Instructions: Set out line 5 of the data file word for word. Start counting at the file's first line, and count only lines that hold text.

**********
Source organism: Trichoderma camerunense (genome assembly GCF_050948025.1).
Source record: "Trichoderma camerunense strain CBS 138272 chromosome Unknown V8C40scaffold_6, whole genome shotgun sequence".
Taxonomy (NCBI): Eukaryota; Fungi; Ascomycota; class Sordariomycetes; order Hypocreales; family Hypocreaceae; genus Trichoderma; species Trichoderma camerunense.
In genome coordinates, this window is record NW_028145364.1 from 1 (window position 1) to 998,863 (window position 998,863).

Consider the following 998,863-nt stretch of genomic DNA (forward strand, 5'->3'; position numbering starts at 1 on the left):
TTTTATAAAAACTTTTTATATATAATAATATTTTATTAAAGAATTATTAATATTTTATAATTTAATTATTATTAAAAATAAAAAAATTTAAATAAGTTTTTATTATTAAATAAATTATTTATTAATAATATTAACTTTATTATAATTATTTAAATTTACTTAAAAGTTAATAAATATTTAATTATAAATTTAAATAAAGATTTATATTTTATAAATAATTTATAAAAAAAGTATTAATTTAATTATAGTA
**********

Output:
Consider the following 998,863-nt stretch of genomic DNA (forward strand, 5'->3'; position numbering starts at 1 on the left):